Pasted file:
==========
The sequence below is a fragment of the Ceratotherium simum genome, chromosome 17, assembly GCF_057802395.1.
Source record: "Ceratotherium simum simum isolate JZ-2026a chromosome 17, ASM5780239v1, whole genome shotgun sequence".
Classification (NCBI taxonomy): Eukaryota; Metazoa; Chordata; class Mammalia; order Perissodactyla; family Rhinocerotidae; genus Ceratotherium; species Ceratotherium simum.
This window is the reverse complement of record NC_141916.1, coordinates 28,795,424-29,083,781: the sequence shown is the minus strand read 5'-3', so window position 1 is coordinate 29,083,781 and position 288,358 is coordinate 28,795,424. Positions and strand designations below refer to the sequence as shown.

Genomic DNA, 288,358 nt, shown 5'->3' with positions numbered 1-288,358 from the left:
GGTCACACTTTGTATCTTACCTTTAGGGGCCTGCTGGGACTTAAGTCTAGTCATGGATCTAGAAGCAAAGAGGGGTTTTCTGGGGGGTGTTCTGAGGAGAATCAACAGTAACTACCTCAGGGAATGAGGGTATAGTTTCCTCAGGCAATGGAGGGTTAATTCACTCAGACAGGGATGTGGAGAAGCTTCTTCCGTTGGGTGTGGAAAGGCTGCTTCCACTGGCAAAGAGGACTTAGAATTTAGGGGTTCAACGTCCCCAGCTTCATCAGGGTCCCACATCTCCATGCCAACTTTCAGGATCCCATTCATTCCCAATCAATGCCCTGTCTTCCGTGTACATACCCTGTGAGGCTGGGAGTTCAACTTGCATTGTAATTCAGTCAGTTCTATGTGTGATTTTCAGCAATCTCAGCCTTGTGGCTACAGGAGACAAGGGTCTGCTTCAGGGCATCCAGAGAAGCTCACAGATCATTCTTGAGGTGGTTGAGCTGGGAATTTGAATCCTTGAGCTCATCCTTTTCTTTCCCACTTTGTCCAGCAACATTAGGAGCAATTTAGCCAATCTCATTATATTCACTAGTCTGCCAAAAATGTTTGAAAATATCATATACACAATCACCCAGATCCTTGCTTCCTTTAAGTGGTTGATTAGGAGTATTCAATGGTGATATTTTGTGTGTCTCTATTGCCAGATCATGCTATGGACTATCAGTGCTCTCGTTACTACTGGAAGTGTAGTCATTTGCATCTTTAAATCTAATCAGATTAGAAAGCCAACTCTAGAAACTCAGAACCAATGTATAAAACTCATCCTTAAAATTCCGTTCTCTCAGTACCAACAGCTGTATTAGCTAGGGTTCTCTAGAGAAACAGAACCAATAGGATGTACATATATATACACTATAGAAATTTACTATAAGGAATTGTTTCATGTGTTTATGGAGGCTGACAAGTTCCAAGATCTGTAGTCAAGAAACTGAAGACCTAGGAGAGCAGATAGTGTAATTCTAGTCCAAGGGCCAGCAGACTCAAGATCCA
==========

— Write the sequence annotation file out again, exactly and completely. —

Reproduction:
The sequence below is a fragment of the Ceratotherium simum genome, chromosome 17, assembly GCF_057802395.1.
Source record: "Ceratotherium simum simum isolate JZ-2026a chromosome 17, ASM5780239v1, whole genome shotgun sequence".
Classification (NCBI taxonomy): Eukaryota; Metazoa; Chordata; class Mammalia; order Perissodactyla; family Rhinocerotidae; genus Ceratotherium; species Ceratotherium simum.
This window is the reverse complement of record NC_141916.1, coordinates 28,795,424-29,083,781: the sequence shown is the minus strand read 5'-3', so window position 1 is coordinate 29,083,781 and position 288,358 is coordinate 28,795,424. Positions and strand designations below refer to the sequence as shown.

Genomic DNA, 288,358 nt, shown 5'->3' with positions numbered 1-288,358 from the left:
GGTCACACTTTGTATCTTACCTTTAGGGGCCTGCTGGGACTTAAGTCTAGTCATGGATCTAGAAGCAAAGAGGGGTTTTCTGGGGGGTGTTCTGAGGAGAATCAACAGTAACTACCTCAGGGAATGAGGGTATAGTTTCCTCAGGCAATGGAGGGTTAATTCACTCAGACAGGGATGTGGAGAAGCTTCTTCCGTTGGGTGTGGAAAGGCTGCTTCCACTGGCAAAGAGGACTTAGAATTTAGGGGTTCAACGTCCCCAGCTTCATCAGGGTCCCACATCTCCATGCCAACTTTCAGGATCCCATTCATTCCCAATCAATGCCCTGTCTTCCGTGTACATACCCTGTGAGGCTGGGAGTTCAACTTGCATTGTAATTCAGTCAGTTCTATGTGTGATTTTCAGCAATCTCAGCCTTGTGGCTACAGGAGACAAGGGTCTGCTTCAGGGCATCCAGAGAAGCTCACAGATCATTCTTGAGGTGGTTGAGCTGGGAATTTGAATCCTTGAGCTCATCCTTTTCTTTCCCACTTTGTCCAGCAACATTAGGAGCAATTTAGCCAATCTCATTATATTCACTAGTCTGCCAAAAATGTTTGAAAATATCATATACACAATCACCCAGATCCTTGCTTCCTTTAAGTGGTTGATTAGGAGTATTCAATGGTGATATTTTGTGTGTCTCTATTGCCAGATCATGCTATGGACTATCAGTGCTCTCGTTACTACTGGAAGTGTAGTCATTTGCATCTTTAAATCTAATCAGATTAGAAAGCCAACTCTAGAAACTCAGAACCAATGTATAAAACTCATCCTTAAAATTCCGTTCTCTCAGTACCAACAGCTGTATTAGCTAGGGTTCTCTAGAGAAACAGAACCAATAGGATGTACATATATATACACTATAGAAATTTACTATAAGGAATTGTTTCATGTGTTTATGGAGGCTGACAAGTTCCAAGATCTGTAGTCAAGAAACTGAAGACCTAGGAGAGCAGATAGTGTAATTCTAGTCCAAGGGCCAGCAGACTCAAGATCCA